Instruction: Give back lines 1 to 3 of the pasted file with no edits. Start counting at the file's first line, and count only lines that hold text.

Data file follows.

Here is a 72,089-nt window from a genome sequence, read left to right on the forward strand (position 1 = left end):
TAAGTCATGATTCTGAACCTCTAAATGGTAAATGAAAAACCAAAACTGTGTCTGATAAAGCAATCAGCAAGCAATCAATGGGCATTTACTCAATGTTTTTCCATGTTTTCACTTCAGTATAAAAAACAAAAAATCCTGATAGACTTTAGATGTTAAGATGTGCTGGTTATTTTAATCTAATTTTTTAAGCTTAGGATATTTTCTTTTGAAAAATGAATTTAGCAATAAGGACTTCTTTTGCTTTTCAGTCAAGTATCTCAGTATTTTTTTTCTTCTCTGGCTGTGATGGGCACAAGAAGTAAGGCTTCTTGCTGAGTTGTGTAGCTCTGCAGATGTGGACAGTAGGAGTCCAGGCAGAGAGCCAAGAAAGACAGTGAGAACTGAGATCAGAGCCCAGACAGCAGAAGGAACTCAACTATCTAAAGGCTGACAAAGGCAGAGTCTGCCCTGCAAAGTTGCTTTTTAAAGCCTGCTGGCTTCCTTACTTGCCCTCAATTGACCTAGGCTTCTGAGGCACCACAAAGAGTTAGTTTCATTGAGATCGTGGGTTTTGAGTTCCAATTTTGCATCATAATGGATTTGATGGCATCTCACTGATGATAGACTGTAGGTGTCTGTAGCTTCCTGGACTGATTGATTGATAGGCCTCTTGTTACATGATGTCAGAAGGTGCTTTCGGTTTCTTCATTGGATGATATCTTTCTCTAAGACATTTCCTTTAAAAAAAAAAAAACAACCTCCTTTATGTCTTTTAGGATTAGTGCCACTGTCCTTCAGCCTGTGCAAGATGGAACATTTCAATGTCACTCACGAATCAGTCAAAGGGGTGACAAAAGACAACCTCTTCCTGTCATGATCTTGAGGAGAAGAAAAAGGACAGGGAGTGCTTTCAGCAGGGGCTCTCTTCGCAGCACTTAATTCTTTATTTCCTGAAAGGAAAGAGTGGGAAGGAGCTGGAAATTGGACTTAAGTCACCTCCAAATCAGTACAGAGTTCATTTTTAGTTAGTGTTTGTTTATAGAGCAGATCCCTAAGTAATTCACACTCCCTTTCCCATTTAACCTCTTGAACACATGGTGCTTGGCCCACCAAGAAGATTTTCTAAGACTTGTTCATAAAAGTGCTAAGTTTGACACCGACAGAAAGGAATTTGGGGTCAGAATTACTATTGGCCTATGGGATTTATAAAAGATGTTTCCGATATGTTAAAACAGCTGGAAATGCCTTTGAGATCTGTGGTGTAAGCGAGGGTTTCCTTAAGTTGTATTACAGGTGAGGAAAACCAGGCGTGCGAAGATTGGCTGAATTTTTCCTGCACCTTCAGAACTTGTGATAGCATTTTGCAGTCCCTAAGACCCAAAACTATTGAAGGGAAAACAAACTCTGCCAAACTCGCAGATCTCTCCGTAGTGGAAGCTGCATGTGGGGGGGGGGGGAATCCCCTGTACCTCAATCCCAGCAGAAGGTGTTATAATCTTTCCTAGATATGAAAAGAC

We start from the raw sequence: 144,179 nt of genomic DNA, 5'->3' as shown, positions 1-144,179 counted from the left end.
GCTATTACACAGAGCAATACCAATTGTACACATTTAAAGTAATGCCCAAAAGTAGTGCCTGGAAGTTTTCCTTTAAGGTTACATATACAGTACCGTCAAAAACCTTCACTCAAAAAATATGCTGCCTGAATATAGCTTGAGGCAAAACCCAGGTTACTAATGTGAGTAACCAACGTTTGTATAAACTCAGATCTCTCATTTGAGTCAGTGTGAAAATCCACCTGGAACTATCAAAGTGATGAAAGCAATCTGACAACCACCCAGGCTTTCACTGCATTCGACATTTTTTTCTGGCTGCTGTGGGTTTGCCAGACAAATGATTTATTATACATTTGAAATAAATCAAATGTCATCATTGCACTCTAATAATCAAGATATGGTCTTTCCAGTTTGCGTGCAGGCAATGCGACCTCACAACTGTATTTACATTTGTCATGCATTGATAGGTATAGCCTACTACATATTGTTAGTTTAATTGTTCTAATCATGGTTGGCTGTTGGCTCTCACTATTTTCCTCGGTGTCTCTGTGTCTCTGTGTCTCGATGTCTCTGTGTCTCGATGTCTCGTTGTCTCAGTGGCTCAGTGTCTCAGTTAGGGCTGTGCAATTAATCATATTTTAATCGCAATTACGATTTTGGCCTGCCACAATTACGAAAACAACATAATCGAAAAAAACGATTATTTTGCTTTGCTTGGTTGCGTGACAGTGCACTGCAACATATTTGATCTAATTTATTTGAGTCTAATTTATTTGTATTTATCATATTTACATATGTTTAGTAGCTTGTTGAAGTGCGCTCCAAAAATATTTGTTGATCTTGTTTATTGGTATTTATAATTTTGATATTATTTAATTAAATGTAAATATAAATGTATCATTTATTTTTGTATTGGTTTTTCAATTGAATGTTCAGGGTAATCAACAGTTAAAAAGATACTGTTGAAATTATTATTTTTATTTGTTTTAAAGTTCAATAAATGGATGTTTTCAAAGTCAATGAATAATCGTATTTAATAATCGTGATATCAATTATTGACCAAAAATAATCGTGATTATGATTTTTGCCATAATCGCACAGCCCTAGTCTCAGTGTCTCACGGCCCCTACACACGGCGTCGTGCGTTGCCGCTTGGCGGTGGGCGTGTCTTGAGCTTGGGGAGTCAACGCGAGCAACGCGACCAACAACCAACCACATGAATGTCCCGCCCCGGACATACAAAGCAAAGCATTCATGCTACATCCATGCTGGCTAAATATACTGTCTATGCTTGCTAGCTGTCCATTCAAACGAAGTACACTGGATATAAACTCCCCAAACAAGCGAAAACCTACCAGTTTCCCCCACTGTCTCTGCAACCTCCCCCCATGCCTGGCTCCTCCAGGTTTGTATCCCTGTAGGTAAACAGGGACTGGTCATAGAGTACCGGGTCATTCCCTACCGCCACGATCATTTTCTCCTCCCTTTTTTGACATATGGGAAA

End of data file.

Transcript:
Here is a 72,089-nt window from a genome sequence, read left to right on the forward strand (position 1 = left end):
TAAGTCATGATTCTGAACCTCTAAATGGTAAATGAAAAACCAAAACTGTGTCTGATAAAGCAATCAGCAAGCAATCAATGGGCATTTACTCAATGTTTTTCCATGTTTTCACTTCAGTATAAAAAACAAAAAATCCTGATAGACTTTAGATGTTAAGATGTGCTGGTTATTTTAATCTAATTTTTTAAGCTTAGGATATTTTCTTTTGAAAAATGAATTTAGCAATAAGGACTTCTTTTGCTTTTCAGTCAAGTATCTCAGTATTTTTTTTCTTCTCTGGCTGTGATGGGCACAAGAAGTAAGGCTTCTTGCTGAGTTGTGTAGCTCTGCAGATGTGGACAGTAGGAGTCCAGGCAGAGAGCCAAGAAAGACAGTGAGAACTGAGATCAGAGCCCAGACAGCAGAAGGAACTCAACTATCTAAAGGCTGACAAAGGCAGAGTCTGCCCTGCAAAGTTGCTTTTTAAAGCCTGCTGGCTTCCTTACTTGCCCTCAATTGACCTAGGCTTCTGAGGCACCACAAAGAGTTAGTTTCATTGAGATCGTGGGTTTTGAGTTCCAATTTTGCATCATAATGGATTTGATGGCATCTCACTGATGATAGACTGTAGGTGTCTGTAGCTTCCTGGACTGATTGATTGATAGGCCTCTTGTTACATGATGTCAGAAGGTGCTTTCGGTTTCTTCATTGGATGATATCTTTCTCTAAGACATTTCCTTTAAAAAAAAAAAAACAACCTCCTTTATGTCTTTTAGGATTAGTGCCACTGTCCTTCAGCCTGTGCAAGATGGAACATTTCAATGTCACTCACGAATCAGTCAAAGGGGTGACAAAAGACAACCTCTTCCTGTCATGATCTTGAGGAGAAGAAAAAGGACAGGGAGTGCTTTCAGCAGGGGCTCTCTTCGCAGCACTTAATTCTTTATTTCCTGAAAGGAAAGAGTGGGAAGGAGCTGGAAATTGGACTTAAGTCACCTCCAAATCAGTACAGAGTTCATTTTTAGTTAGTGTTTGTTTATAGAGCAGATCCCTAAGTAATTCACACTCCCTTTCCCATTTAACCTCTTGAACACATGGTGCTTGGCCCACCAAGAAGATTTTCTAAGACTTGTTCATAAAAGTGCTAAGTTTGACACCGACAGAAAGGAATTTGGGGTCAGAATTACTATTGGCCTATGGGATTTATAAAAGATGTTTCCGATATGTTAAAACAGCTGGAAATGCCTTTGAGATCTGTGGTGTAAGCGAGGGTTTCCTTAAGTTGTATTACAGGTGAGGAAAACCAGGCGTGCGAAGATTGGCTGAATTTTTCCTGCACCTTCAGAACTTGTGATAGCATTTTGCAGTCCCTAAGACCCAAAACTATTGAAGGGAAAACAAACTCTGCCAAACTCGCAGATCTCTCCGTAGTGGAAGCTGCATGTGGGGGGGGGGGGAATCCCCTGTACCTCAATCCCAGCAGAAGGTGTTATAATCTTTCCTAGATATGAAAAGAC

We start from the raw sequence: 144,179 nt of genomic DNA, 5'->3' as shown, positions 1-144,179 counted from the left end.